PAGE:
What if an entire community came together to ensure that each of its children had the opportunity to go to college?
That is the promise of Say Yes to Education.
Say Yes was founded in 1987 by money manager George Weiss, who boldly promised more than 100 sixth graders at a Philadelphia public school that he would pay to send them to college if they graduated high school.
In the years since, Say Yes has evolved into a national nonprofit that organizes and galvanizes communities around the goals of every public school student graduating high school -- and then being able to attain, afford and complete a post-secondary education.
The Say Yes citywide strategy is an innovative and comprehensive response to a national crisis: upwards of one of every three students in the nation’s low income school districts leaves high school before graduating. And of those who do earn diplomas and enroll in a four year college or university, nearly 40 percent do not graduate from that institution in six years, let alone four.
Say Yes believes that regardless of economic circumstance or social standing, each child can achieve a post-secondary education and go on to be an actively contributing member of his or her community, if given proper opportunities and support.
The organization currently works with nearly 65,000 public school students in pre-kindergarten through grade 12. Most are in citywide chapters in the upstate New York cities of Syracuse (since 2008) and Buffalo (2012). The organization has smaller chapters in Harlem and Philadelphia, and expects to add at least one communitywide chapter, outside of New York State, in 2015.
Key Elements of the Say Yes Approach:
At the heart of the Say Yes program is a powerful financial incentive for families and communities alike: the prospect of free college tuition.
Say Yes and its partners make it possible through fundraising for a community’s public high school graduates to receive full tuition scholarships to any in-state public college and university – regardless of family income.
As a “last dollar” scholarship, Say Yes awards are made after Pell grants and other outside financial aid have been taken into account. Most Say Yes Scholars are also eligible (based on family income, and upon admission) for free tuition from the 70 private colleges and universities that comprise the Say Yes Higher Education Compact.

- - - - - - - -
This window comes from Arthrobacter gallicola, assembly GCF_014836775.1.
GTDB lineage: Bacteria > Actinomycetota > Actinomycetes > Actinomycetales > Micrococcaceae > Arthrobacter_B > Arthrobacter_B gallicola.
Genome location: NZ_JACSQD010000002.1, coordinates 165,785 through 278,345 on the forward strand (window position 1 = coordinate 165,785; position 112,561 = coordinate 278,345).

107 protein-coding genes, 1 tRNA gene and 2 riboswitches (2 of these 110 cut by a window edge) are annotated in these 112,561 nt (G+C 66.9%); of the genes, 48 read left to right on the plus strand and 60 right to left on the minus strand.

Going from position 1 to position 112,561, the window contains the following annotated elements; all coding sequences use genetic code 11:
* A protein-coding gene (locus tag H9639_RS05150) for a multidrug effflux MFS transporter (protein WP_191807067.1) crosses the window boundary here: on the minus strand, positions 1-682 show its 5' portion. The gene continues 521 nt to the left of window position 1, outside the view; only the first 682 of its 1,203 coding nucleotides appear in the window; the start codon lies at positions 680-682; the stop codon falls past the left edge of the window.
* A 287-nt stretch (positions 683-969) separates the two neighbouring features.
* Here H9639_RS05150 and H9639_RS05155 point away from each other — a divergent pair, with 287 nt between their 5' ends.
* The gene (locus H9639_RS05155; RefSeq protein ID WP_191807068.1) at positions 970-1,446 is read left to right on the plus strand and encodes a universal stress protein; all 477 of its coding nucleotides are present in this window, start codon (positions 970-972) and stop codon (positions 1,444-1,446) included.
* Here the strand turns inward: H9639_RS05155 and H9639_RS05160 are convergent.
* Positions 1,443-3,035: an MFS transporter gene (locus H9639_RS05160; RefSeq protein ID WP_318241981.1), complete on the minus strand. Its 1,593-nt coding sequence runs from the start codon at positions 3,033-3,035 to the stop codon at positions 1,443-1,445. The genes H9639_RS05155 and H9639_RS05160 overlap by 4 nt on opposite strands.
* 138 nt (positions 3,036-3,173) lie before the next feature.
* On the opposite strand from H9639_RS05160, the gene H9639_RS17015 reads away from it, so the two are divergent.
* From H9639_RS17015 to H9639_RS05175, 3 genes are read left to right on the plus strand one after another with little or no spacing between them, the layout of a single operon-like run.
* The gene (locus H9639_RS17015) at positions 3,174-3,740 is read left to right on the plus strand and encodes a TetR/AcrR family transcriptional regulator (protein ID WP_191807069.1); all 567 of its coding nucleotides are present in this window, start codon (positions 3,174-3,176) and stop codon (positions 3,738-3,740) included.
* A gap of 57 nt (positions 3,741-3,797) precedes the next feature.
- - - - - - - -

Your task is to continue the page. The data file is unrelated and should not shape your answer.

Say Yes brings together every stakeholder in a community — city and county government; the school district; parents; teachers; businesses; unions; philanthropic and faith-based organizations; colleges and universities — and arms that coalition with the tools to boost post-secondary participation and success. Say Yes also works in close partnership with leading educational and business management experts, as well as some of the nation’s most prestigious foundations.
Say Yes and its partners ensure that students and their families have the resources outside the classroom — tutoring; after-school and summer programs; medical care; counseling and legal help — to clear the path to academic success. The organization’s work is rigorous and based on research. Students’ progress toward college readiness is tracked through the Say Yes Student Monitoring and Intervention System, through which social service agencies and other partner organizations are able to provide particular resources to children and families in need of assistance. This support and enrichment can help give students from all backgrounds the educational experiences and positive outcomes that more affluent communities demand.
The Economic Impact
Armed by Say Yes with a post-secondary degree or certificate, the program's scholars will enter the local (and national) workforce with the qualifications to excel in a range of occupations, including those crucial to the growth of a 21st Century economy. Investing in our scholars now will yield a rich dividend in the future -- not only for them but by relieving the strain on social services. In the process, your investment can serve to break the cycle of poverty and help revitalize the communities in which Say Yes is a partner.
After six years of close collaboration with the national Say Yes organization, each Say Yes city must take ownership of the effort – assuming local responsibility for sustaining the scholarship endowment, and for providing other supports to students and their families.
While the Say Yes imprimatur remains, as does the community’s access to the scholarships from the private colleges and universities of the Say Yes Higher Education Compact, the role of the national organization transitions to that of a guide and resource.
Among the broader, long-term goals of Say Yes to Education is to develop a template for communities around the nation to adapt and implement as a pathway for getting graduates of their public schools to, and through, college – either with direct support from Say Yes or by following the organization’s lead.
It is in this regard that Say Yes sees itself as much more than a strategy – it is a movement.
For Further Information on Say Yes, contact:
Higher Education and Communications Specialist
212 415 4590